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Science fiction writer and biochemist Isaac Asimov was born on this day in 1920. His family emigrated from the USSR to Brooklyn when he was three, and he grew up literate in both Yiddish and English. Asimov wrote or edited some 500 books — in nine out of ten of the major categories of the Dewey Decimal System. His best-known sci fi works were the Foundation Trilogy and his robot series, led by I, Robot (1950), which propounded the “Three Laws of Robotics,” highly influential in both science fiction and in real-life robotics. His other books included histories of the Roman Empire and Asimov’s Guide to the Bible (1967 and ‘69). Raised in an Orthodox family (his parents were candy-store owners), Asimov was an atheist, a humanist and an affirmative Jew. He was a vocal opponent of the Vietnam War and a public supporter of George McGovern. Asimov died in 1992; a crater on Mars was named in his honor in 2009.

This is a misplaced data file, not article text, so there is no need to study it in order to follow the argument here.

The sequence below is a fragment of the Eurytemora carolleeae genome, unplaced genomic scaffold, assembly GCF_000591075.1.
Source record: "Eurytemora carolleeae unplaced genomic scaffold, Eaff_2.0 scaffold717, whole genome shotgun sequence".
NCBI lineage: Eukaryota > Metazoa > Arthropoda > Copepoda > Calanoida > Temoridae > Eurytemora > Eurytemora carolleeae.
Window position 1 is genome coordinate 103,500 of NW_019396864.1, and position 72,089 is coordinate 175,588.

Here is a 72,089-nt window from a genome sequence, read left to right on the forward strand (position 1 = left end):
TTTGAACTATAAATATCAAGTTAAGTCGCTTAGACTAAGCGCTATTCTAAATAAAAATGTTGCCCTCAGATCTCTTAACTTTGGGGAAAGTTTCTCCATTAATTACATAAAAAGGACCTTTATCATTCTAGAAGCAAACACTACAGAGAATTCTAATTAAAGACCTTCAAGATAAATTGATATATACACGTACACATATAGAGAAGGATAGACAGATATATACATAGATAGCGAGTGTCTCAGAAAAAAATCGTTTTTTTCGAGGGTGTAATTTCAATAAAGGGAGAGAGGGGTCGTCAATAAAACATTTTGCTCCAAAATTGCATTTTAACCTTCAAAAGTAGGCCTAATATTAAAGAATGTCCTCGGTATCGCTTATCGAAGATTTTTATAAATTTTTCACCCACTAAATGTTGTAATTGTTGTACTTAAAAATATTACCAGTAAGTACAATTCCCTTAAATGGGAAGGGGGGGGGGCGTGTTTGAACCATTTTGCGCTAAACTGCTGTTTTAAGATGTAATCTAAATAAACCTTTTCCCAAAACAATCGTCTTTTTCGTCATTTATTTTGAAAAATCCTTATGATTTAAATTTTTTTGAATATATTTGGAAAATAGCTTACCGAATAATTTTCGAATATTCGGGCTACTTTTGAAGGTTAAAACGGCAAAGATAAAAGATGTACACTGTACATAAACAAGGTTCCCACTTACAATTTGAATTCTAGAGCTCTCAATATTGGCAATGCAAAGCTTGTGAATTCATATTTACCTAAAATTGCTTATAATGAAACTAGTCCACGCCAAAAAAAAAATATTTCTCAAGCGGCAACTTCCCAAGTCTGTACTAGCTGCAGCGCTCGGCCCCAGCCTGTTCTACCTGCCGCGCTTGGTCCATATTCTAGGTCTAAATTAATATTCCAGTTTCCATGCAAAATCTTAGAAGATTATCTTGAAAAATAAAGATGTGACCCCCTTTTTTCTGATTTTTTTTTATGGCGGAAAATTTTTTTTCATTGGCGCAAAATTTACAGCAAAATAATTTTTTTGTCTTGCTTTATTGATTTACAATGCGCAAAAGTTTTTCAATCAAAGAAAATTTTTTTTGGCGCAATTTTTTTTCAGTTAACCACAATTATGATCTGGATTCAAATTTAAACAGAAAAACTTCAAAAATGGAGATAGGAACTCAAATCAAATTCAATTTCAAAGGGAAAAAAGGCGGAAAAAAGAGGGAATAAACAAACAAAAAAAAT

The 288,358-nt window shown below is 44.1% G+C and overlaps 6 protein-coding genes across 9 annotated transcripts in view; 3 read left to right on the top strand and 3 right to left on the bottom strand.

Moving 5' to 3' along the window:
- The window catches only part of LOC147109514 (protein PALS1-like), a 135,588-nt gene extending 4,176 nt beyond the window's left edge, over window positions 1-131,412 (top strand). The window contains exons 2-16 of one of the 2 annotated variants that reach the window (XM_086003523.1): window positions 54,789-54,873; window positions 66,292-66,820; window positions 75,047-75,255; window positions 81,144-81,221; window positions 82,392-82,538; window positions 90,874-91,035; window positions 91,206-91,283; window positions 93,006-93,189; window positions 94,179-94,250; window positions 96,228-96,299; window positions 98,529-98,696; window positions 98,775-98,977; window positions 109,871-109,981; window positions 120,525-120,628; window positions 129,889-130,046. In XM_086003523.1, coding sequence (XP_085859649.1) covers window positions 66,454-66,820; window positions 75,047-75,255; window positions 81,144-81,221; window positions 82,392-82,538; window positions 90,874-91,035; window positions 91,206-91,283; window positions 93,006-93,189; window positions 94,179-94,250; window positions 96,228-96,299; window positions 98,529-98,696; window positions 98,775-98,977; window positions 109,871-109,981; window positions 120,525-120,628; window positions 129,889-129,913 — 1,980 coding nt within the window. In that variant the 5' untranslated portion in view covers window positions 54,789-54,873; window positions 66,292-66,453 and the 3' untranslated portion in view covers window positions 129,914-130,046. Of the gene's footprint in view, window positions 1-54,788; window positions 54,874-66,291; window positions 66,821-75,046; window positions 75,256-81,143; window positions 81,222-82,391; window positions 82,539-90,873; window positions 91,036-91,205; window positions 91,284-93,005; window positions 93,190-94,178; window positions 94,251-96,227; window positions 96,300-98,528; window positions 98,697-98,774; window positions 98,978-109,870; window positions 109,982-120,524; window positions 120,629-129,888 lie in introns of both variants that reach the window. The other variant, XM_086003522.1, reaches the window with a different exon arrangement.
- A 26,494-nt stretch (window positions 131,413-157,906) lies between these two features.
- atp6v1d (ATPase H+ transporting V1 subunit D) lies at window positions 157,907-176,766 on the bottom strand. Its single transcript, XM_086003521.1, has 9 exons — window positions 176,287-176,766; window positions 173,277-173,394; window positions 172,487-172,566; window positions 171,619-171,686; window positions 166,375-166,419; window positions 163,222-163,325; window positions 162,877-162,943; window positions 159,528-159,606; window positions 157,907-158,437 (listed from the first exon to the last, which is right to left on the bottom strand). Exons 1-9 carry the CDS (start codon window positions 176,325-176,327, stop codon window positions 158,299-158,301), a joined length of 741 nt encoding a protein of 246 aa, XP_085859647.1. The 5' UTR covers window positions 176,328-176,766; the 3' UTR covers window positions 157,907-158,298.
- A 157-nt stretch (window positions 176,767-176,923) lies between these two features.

“The Three Laws of Robotics:
“A robot may not injure a human being or, through inaction, allow a human being to come to harm.
“A robot must obey any orders given to it by human beings, except where such orders would conflict with the First Law.
“A robot must protect its own existence as long as such protection does not conflict with the First or Second Law.” — Isaac Asimov, I, Robot
Lawrence Bush edited Jewish Currents from 2003 until 2018. He is the author of Bessie: A Novel of Love and Revolution and Waiting for God: The Spiritual Explorations of a Reluctant Atheist, among other books. His new volume of illustrated Torah commentaries, American Torah Toons 2, is scheduled for publication this year.